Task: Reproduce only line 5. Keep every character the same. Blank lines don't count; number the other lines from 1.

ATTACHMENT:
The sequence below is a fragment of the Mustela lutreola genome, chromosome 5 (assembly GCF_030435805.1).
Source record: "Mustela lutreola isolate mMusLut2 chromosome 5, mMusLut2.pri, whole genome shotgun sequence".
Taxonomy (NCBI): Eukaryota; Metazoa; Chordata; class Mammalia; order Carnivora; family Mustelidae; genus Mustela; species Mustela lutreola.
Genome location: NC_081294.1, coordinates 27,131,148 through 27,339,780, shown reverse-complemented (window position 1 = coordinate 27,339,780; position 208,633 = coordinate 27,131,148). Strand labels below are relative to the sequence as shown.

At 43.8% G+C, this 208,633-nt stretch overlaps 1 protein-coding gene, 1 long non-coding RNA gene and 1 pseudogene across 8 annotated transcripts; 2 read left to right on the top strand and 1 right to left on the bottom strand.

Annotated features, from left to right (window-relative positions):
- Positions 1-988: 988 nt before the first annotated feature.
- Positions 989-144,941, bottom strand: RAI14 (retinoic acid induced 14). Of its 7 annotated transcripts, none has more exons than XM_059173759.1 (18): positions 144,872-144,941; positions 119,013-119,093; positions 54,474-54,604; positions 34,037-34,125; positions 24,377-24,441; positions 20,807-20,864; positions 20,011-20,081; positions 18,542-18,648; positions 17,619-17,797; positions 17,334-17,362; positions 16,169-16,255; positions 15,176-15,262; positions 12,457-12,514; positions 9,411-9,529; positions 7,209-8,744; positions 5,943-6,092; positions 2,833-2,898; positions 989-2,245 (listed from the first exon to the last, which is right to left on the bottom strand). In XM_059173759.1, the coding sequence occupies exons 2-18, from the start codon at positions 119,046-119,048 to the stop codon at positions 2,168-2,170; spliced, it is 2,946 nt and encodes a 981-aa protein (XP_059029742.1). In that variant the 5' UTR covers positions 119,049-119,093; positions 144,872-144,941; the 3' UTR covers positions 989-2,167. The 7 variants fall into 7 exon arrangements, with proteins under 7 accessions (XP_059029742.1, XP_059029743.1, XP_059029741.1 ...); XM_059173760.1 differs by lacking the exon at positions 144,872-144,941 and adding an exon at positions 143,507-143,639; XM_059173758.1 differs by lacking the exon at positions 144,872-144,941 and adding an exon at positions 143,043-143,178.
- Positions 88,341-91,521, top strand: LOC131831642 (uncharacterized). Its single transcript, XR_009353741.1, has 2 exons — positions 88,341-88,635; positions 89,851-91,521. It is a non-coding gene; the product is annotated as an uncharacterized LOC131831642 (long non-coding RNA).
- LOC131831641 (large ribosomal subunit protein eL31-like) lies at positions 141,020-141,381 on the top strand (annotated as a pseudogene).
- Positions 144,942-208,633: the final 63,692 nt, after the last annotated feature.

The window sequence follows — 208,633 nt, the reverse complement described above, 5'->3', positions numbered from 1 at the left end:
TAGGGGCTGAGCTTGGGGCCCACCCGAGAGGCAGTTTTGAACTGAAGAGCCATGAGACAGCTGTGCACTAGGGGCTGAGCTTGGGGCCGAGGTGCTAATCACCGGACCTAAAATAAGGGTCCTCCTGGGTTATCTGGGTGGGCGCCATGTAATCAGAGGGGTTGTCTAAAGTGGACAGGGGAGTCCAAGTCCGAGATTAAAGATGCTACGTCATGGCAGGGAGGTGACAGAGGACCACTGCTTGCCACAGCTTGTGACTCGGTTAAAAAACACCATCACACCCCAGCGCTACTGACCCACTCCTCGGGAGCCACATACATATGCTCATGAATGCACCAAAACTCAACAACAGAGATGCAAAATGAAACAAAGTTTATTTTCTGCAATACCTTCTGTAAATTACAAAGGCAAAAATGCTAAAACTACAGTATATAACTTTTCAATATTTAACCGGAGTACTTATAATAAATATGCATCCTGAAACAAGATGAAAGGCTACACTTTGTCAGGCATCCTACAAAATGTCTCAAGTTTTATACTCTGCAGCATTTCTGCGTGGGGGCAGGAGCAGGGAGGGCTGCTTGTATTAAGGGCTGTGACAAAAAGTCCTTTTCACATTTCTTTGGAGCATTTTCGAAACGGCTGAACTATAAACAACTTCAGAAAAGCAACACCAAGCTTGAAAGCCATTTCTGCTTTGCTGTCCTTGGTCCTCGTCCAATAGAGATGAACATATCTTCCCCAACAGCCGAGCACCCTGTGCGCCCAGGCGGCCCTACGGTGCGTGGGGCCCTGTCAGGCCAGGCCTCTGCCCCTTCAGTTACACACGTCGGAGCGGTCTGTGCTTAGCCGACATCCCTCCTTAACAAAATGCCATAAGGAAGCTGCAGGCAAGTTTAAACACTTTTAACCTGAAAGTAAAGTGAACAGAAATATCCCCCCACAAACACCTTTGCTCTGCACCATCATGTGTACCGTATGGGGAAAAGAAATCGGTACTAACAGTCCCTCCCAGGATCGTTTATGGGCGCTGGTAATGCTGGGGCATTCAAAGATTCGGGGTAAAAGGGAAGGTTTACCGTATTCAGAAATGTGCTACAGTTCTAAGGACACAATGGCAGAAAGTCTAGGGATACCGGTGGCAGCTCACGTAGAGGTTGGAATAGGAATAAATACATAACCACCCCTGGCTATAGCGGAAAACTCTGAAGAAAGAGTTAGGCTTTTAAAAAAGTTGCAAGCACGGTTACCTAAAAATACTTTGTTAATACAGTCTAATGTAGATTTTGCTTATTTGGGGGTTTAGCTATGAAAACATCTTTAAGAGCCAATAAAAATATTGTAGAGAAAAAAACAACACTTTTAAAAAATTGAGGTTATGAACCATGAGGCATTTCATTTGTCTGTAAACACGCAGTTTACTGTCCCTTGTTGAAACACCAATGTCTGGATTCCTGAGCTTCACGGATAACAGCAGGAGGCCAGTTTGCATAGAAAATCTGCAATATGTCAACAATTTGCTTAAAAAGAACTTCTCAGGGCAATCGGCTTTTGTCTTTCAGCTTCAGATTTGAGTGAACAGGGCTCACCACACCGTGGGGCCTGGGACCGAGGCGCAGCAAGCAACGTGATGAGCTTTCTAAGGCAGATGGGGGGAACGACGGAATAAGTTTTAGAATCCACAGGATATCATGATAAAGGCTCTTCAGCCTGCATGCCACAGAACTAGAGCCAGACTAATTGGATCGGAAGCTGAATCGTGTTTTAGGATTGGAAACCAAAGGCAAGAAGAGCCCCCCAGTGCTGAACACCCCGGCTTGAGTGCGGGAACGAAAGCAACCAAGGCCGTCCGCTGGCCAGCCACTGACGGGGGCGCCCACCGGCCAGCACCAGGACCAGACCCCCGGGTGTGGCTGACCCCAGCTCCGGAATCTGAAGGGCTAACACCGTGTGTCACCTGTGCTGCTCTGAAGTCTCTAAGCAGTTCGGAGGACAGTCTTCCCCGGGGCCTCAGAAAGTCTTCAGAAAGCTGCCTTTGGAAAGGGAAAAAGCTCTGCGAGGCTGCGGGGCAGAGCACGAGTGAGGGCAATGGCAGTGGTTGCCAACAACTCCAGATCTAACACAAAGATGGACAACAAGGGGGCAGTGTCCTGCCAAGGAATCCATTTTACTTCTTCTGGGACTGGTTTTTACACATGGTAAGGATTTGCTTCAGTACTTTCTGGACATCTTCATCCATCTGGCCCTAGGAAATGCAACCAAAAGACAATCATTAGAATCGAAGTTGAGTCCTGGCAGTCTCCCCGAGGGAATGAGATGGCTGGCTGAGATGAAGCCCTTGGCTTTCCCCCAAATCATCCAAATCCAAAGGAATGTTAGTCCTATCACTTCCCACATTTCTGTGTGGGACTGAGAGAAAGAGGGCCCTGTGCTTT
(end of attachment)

At 43.8% G+C, this 208,633-nt stretch overlaps 1 protein-coding gene, 1 long non-coding RNA gene and 1 pseudogene across 8 annotated transcripts; 2 read left to right on the top strand and 1 right to left on the bottom strand.